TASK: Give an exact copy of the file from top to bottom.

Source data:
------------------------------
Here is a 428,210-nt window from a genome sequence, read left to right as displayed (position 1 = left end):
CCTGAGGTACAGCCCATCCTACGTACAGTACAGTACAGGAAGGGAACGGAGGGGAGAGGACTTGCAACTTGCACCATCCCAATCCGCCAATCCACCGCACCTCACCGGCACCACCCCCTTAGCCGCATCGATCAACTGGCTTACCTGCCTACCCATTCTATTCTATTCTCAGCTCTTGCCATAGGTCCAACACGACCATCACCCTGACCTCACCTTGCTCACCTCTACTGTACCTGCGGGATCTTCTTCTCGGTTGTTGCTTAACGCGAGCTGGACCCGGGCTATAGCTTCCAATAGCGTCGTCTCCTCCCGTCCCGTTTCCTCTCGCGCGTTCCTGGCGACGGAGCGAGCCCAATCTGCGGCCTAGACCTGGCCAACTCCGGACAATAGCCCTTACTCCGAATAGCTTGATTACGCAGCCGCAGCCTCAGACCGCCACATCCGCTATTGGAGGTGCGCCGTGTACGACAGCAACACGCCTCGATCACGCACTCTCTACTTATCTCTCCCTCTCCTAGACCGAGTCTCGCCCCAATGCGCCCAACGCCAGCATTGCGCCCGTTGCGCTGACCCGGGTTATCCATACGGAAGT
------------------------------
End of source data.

Here is a 428,210-nt window from a genome sequence, read left to right as displayed (position 1 = left end):
CCTGAGGTACAGCCCATCCTACGTACAGTACAGTACAGGAAGGGAACGGAGGGGAGAGGACTTGCAACTTGCACCATCCCAATCCGCCAATCCACCGCACCTCACCGGCACCACCCCCTTAGCCGCATCGATCAACTGGCTTACCTGCCTACCCATTCTATTCTATTCTCAGCTCTTGCCATAGGTCCAACACGACCATCACCCTGACCTCACCTTGCTCACCTCTACTGTACCTGCGGGATCTTCTTCTCGGTTGTTGCTTAACGCGAGCTGGACCCGGGCTATAGCTTCCAATAGCGTCGTCTCCTCCCGTCCCGTTTCCTCTCGCGCGTTCCTGGCGACGGAGCGAGCCCAATCTGCGGCCTAGACCTGGCCAACTCCGGACAATAGCCCTTACTCCGAATAGCTTGATTACGCAGCCGCAGCCTCAGACCGCCACATCCGCTATTGGAGGTGCGCCGTGTACGACAGCAACACGCCTCGATCACGCACTCTCTACTTATCTCTCCCTCTCCTAGACCGAGTCTCGCCCCAATGCGCCCAACGCCAGCATTGCGCCCGTTGCGCTGACCCGGGTTATCCATACGGAAGT